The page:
Cardiac CT Angiography
In CT angiography (CTA), computed tomography using a contrast material produces the detailed pictures. CT imaging uses special x-ray equipment to produce multiple images and a computer to join them together in multidimensional views.
Cardiologists use the procedure to: 1) identify disease and aneurysms in the aorta, both in the chest and abdomen, or in other major blood vessels; 2) detect atherosclerosis disease in the carotid artery of the neck, which may limit blood flow to the brain and cause a stroke; 3) detect atherosclerotic disease that has narrowed the arteries to the legs and help prepare for endovascular intervention or surgery; 4) guide surgeons making repairs to diseased blood vessels, such as implanting or evaluating a stent; 5) identify dissection or splitting in the aorta in the chest or abdomen or its major branches; 6) show the extent and severity of atherosclerosis in the coronary arteries; 7) plan for a surgical operation, such as coronary bypass; 8) examine pulmonary arteries in the lungs to detect pulmonary embolism (blood clots from leg veins).
This examination is usually done on an outpatient basis. Though the scanning itself causes no pain, there may be some discomfort from having to remain still for several minutes. If you have a hard time staying still, are claustrophobic or have chronic pain, you may find a CT exam to be stressful. The technologist or nurse, under the direction of a physician, may offer you a mild sedative to help you tolerate the CT scanning procedure. You will be alone in the exam room during the CT scan, however, the technologist will be able to see, hear and speak with you at all times. After a CT exam, you can return to your normal activities. If you received contrast material, you may be given special instructions.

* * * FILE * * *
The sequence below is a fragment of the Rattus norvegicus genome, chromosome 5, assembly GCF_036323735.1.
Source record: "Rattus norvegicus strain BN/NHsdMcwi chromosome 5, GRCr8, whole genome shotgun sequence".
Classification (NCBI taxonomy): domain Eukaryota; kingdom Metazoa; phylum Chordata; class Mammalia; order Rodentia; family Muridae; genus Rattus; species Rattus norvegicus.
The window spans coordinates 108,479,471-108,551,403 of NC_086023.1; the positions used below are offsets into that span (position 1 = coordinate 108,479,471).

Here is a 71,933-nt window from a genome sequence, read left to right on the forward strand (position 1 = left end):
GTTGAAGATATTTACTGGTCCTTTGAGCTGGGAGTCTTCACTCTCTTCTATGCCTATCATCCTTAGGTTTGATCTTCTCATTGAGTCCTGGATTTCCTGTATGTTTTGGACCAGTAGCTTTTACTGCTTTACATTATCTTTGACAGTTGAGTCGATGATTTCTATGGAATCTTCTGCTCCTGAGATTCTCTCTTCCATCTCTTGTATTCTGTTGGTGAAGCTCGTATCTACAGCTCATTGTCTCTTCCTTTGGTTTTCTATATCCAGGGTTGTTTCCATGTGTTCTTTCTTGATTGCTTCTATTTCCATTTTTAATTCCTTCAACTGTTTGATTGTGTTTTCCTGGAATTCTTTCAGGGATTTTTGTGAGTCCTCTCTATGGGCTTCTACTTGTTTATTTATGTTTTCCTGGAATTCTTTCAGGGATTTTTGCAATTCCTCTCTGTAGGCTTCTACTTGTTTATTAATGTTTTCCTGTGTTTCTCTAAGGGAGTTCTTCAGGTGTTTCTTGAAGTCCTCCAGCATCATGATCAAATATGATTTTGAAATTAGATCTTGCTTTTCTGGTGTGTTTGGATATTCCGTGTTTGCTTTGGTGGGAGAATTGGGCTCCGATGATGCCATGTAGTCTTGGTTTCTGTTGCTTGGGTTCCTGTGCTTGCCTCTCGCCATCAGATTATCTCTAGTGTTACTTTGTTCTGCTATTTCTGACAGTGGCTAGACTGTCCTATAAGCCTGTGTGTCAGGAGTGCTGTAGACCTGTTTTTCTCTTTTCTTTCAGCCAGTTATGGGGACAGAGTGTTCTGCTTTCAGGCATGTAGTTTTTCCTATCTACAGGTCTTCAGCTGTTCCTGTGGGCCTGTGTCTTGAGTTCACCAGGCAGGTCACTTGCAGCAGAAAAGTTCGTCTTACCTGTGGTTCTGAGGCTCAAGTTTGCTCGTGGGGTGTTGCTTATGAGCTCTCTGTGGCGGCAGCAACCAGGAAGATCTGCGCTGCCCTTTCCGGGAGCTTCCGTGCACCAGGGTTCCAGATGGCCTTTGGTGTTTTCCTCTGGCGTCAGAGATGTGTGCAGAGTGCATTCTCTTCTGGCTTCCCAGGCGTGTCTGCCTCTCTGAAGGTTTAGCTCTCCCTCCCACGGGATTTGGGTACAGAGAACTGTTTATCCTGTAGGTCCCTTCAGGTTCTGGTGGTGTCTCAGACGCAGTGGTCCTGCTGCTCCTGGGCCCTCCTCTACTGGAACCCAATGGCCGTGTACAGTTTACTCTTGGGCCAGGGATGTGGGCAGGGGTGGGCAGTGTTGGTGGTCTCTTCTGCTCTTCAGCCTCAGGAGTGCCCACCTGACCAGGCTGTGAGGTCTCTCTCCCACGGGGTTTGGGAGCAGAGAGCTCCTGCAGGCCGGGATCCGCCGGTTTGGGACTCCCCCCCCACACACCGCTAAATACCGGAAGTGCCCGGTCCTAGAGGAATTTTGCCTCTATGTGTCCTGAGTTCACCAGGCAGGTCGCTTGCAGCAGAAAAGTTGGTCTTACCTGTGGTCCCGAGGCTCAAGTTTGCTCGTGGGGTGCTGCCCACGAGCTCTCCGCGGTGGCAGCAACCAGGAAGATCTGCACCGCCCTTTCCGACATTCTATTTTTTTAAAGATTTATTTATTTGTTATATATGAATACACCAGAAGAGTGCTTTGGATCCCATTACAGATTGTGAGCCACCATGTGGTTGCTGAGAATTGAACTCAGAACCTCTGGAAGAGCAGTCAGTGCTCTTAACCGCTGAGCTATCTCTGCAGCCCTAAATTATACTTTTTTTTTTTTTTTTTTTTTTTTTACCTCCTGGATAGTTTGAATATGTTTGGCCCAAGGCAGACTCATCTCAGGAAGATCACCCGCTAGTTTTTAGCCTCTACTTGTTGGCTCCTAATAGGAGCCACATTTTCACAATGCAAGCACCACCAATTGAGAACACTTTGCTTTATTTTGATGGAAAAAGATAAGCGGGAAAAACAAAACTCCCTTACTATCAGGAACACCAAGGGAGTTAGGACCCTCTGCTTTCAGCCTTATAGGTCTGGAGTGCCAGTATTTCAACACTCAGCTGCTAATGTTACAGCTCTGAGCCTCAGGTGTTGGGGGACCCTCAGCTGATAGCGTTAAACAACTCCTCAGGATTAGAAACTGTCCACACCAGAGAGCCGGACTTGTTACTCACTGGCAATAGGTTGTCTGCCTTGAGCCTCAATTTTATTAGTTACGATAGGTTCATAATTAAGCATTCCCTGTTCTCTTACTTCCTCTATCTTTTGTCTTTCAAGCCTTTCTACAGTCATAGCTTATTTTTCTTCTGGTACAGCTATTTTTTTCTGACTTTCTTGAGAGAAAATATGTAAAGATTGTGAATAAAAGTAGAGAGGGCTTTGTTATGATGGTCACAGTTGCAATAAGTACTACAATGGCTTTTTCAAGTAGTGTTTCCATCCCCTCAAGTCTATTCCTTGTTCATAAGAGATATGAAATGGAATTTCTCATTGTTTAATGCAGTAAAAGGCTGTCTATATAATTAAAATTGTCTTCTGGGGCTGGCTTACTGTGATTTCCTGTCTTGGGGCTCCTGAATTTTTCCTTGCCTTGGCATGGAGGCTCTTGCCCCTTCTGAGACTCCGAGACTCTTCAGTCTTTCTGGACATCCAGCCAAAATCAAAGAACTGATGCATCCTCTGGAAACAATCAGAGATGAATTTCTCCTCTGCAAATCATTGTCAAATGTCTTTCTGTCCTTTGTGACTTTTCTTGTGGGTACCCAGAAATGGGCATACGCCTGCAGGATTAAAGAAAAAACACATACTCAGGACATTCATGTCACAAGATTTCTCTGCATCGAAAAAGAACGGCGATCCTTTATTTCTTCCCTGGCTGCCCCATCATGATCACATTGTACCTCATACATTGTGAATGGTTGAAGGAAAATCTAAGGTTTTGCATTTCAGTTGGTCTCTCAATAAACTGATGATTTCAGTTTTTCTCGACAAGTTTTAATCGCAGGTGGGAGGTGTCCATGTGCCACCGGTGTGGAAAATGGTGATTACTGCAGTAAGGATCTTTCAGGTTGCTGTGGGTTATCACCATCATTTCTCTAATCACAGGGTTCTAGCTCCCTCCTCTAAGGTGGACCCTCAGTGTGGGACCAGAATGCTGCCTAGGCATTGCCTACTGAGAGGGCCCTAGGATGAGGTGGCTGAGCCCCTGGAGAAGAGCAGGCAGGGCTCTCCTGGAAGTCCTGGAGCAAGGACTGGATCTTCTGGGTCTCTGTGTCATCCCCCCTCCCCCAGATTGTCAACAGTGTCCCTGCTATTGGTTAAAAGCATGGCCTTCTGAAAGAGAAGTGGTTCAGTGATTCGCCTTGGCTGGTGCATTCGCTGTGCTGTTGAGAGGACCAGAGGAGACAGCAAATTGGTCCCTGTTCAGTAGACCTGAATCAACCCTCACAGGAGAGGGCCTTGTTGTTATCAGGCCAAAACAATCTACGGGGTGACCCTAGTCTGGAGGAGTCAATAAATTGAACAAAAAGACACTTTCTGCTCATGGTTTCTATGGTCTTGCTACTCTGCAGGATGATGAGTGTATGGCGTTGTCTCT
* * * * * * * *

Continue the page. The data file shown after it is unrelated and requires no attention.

CT angiography is able to detect narrowing of blood vessels in time for corrective therapy to be done. It gives more precise anatomical detail of blood vessels than magnetic resonance imaging (MRI). Compared to catheter angiography, which involves placing a catheter (plastic tube) and injecting contrast material into a large artery or vein, CT angiography is a much less invasive and more patient-friendly procedure. This procedure is a useful way of screening for arterial disease because it is safer and much less time-consuming than catheter angiography and is a cost-effective procedure. There is also less discomfort because contrast material is injected into an arm vein rather than into a large artery in the groin. No radiation remains in a patient's body after a CT examination. There is always a slight chance of cancer from excessive exposure to radiation. However, the benefit of an accurate diagnosis far outweighs the risk. If you have a history of allergy to x-ray contrast material, your radiologist may advise that you take special medication for 24 hours before CT angiography to lessen the risk of allergic reaction. Another option is to undergo a different exam that does not call for contrast material injection. Women should always inform their physician and x-ray or CT technologist if there is any possibility that they are pregnant. Nursing mothers should wait for 24 hours after contrast material injection before resuming breast-feeding. The risk of serious allergic reaction to contrast materials that contain iodine is extremely rare, and radiology departments are well-equipped to deal with them.
A person who is very large may not fit into the opening of a conventional CT scanner or may be over the weight limit for the moving table. CT angiography should be avoided in patients with advanced kidney disease or severe diabetes, because x-ray contrast material can further harm kidney function. If a patient's heart is not functioning normally, or if there are multiple blocked blood vessels, CT angiograms may be hard to interpret. CT angiograms are not yet as reliable as selective catheter injections (performed after puncture of the artery in the groin) in imaging small tortuous arteries, particularly coronary arteries in the rapidly moving heart.
 
Last Modified: December 29, 2011